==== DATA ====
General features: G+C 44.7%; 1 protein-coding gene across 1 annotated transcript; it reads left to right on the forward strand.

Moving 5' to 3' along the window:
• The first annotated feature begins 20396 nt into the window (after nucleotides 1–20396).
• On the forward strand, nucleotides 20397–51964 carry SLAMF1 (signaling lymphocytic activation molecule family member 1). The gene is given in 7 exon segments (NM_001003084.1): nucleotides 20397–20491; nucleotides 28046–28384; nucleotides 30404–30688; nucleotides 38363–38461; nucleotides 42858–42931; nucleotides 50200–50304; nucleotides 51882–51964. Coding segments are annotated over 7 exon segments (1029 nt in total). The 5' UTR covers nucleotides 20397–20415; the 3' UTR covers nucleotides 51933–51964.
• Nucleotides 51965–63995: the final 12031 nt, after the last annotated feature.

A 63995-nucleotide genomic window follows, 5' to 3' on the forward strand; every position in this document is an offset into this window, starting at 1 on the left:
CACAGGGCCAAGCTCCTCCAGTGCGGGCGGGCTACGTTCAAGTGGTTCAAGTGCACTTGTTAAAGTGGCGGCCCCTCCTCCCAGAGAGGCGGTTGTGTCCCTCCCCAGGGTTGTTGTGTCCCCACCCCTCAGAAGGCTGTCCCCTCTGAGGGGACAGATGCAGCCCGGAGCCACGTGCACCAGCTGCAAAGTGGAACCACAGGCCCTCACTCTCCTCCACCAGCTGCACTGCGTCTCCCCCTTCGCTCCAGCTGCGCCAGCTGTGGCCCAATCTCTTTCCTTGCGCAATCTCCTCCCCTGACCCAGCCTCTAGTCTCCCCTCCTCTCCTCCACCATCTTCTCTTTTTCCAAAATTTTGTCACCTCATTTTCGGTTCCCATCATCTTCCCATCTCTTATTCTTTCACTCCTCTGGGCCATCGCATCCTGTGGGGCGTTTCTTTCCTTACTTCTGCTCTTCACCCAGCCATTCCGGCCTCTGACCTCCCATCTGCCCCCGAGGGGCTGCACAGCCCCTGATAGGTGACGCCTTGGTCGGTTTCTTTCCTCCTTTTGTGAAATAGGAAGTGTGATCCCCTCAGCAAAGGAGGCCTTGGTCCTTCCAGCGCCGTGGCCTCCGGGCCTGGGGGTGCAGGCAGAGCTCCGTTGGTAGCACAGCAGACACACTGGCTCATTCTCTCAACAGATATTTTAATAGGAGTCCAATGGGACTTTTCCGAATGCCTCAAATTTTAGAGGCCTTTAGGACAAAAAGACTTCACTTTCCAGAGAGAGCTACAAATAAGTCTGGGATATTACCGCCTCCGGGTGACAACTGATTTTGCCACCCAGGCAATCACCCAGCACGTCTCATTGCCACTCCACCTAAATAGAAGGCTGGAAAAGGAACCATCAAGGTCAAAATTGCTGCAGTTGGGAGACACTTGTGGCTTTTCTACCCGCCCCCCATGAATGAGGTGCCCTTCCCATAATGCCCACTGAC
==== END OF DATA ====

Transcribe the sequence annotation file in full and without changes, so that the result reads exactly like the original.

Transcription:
General features: G+C 44.7%; 1 protein-coding gene across 1 annotated transcript; it reads left to right on the forward strand.

Moving 5' to 3' along the window:
• The first annotated feature begins 20396 nt into the window (after nucleotides 1–20396).
• On the forward strand, nucleotides 20397–51964 carry SLAMF1 (signaling lymphocytic activation molecule family member 1). The gene is given in 7 exon segments (NM_001003084.1): nucleotides 20397–20491; nucleotides 28046–28384; nucleotides 30404–30688; nucleotides 38363–38461; nucleotides 42858–42931; nucleotides 50200–50304; nucleotides 51882–51964. Coding segments are annotated over 7 exon segments (1029 nt in total). The 5' UTR covers nucleotides 20397–20415; the 3' UTR covers nucleotides 51933–51964.
• Nucleotides 51965–63995: the final 12031 nt, after the last annotated feature.

A 63995-nucleotide genomic window follows, 5' to 3' on the forward strand; every position in this document is an offset into this window, starting at 1 on the left:
CACAGGGCCAAGCTCCTCCAGTGCGGGCGGGCTACGTTCAAGTGGTTCAAGTGCACTTGTTAAAGTGGCGGCCCCTCCTCCCAGAGAGGCGGTTGTGTCCCTCCCCAGGGTTGTTGTGTCCCCACCCCTCAGAAGGCTGTCCCCTCTGAGGGGACAGATGCAGCCCGGAGCCACGTGCACCAGCTGCAAAGTGGAACCACAGGCCCTCACTCTCCTCCACCAGCTGCACTGCGTCTCCCCCTTCGCTCCAGCTGCGCCAGCTGTGGCCCAATCTCTTTCCTTGCGCAATCTCCTCCCCTGACCCAGCCTCTAGTCTCCCCTCCTCTCCTCCACCATCTTCTCTTTTTCCAAAATTTTGTCACCTCATTTTCGGTTCCCATCATCTTCCCATCTCTTATTCTTTCACTCCTCTGGGCCATCGCATCCTGTGGGGCGTTTCTTTCCTTACTTCTGCTCTTCACCCAGCCATTCCGGCCTCTGACCTCCCATCTGCCCCCGAGGGGCTGCACAGCCCCTGATAGGTGACGCCTTGGTCGGTTTCTTTCCTCCTTTTGTGAAATAGGAAGTGTGATCCCCTCAGCAAAGGAGGCCTTGGTCCTTCCAGCGCCGTGGCCTCCGGGCCTGGGGGTGCAGGCAGAGCTCCGTTGGTAGCACAGCAGACACACTGGCTCATTCTCTCAACAGATATTTTAATAGGAGTCCAATGGGACTTTTCCGAATGCCTCAAATTTTAGAGGCCTTTAGGACAAAAAGACTTCACTTTCCAGAGAGAGCTACAAATAAGTCTGGGATATTACCGCCTCCGGGTGACAACTGATTTTGCCACCCAGGCAATCACCCAGCACGTCTCATTGCCACTCCACCTAAATAGAAGGCTGGAAAAGGAACCATCAAGGTCAAAATTGCTGCAGTTGGGAGACACTTGTGGCTTTTCTACCCGCCCCCCATGAATGAGGTGCCCTTCCCATAATGCCCACTGAC